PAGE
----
1) I won't bother about tax saving. So much has changed since I bought a product 9 years ago, and so much more will change going forward, all towards taxing of potential gains. The only thing I care about is that I mustn't be taxed while "accumulating" my growth – only when I exit. In that regard, fixed deposits are out.
2) Costs matter. The more you pay for a product, the more it hurts you later. In fact, a product that costs higher in the initial days seems to destroy your compounding potential.
3) Performance matters. …fund performance cannot be taken for granted or assumed, the only thing you must have is the ability to shift out of a badly performing product. With a ULIP you really don't have that freedom – you can't just shift to another ULIP without paying huge upfront costs.
4) Don't mix insurance and investment. The advantage of "insurance" was cursory – it was terribly inadequate with the ULIP in any case.
Some people get terribly attached to cities.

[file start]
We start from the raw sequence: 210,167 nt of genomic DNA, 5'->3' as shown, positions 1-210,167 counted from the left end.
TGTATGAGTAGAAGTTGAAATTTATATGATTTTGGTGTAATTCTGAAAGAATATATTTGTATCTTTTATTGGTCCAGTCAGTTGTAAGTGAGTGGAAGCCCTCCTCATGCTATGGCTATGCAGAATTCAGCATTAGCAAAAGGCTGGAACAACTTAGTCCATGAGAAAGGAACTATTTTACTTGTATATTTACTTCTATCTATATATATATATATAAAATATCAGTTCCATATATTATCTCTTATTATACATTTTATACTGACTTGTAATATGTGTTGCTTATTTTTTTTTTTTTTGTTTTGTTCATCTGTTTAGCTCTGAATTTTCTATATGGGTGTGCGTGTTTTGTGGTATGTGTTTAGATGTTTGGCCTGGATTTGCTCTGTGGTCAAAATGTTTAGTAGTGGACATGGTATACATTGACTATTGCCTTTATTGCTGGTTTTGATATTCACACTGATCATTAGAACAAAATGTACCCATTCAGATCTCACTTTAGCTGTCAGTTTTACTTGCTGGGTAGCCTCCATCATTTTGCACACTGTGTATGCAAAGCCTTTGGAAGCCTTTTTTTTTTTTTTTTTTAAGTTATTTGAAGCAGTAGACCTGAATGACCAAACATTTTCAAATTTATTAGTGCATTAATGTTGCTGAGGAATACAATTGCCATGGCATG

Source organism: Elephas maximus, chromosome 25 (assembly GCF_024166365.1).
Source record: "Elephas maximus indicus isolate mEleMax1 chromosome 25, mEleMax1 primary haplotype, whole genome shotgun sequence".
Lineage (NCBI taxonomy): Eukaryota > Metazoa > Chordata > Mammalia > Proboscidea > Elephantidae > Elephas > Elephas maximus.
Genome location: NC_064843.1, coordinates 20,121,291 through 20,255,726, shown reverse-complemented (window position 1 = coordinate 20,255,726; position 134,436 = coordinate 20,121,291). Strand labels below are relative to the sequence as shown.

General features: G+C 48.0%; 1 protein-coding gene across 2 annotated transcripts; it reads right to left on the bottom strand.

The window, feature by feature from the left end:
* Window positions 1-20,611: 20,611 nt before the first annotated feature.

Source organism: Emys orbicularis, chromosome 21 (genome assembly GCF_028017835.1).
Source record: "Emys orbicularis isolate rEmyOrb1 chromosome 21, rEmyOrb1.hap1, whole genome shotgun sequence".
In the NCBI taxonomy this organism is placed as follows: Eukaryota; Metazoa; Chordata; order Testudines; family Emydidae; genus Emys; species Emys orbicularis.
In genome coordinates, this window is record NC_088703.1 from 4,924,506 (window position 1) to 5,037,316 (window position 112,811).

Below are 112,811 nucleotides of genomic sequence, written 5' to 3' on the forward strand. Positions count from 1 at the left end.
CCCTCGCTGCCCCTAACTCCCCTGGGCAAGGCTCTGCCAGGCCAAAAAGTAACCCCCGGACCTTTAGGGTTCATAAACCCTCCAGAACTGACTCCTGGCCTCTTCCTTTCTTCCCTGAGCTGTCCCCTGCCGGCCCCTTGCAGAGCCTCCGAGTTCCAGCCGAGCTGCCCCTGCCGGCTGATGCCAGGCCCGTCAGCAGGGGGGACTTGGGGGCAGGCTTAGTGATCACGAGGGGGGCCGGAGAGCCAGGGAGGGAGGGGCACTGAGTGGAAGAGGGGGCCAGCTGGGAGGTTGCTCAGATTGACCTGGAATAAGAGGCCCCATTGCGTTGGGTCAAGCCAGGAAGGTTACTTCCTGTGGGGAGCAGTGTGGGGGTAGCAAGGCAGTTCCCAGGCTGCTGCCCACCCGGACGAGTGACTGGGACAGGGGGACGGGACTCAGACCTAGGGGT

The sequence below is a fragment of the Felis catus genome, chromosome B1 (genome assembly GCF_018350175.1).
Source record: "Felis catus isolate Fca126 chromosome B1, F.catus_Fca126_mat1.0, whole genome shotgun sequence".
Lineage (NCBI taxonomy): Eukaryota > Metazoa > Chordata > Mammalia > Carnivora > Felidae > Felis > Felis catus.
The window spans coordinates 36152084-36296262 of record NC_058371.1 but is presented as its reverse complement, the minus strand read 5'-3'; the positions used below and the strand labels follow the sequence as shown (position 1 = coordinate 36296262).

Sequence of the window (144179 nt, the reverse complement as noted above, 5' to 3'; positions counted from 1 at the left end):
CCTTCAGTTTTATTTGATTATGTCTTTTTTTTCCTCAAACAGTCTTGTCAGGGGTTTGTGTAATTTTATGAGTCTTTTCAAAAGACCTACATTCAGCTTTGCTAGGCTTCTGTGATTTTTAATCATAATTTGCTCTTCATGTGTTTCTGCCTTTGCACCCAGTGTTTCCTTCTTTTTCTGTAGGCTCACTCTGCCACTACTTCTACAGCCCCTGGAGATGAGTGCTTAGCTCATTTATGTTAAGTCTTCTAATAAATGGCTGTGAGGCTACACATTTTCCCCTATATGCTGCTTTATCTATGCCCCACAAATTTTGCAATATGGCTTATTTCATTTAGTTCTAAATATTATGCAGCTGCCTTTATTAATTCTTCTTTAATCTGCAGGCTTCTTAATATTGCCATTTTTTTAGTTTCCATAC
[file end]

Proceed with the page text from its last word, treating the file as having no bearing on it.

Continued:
Which is fine if cities were generally nice places. They are not. Most cities are soulless at best, vile at worst. Unless you were actually born in one and lived every moment of your life in it—at which point it becomes home, and "home" usually makes all evil more easy to live with—I fail to see how life in a city is not a compromise of some kind.
You tolerate the small flats for the big money, the terrible commute for the dream job, or the bland friendships for desperate love.
Cities are all about give and take, no?
So I get puzzled by people who are not only attached to cities, but also defend cities in the same way that other people defend—with equal lack of irony—religion…
For me the debate is never about Mumbai versus Delhi versus Kochi versus Doha.
I think the debate is about the city versus me. When it looks like I am no longer winning I pack up and move.
Cities rarely lose. And almost never move.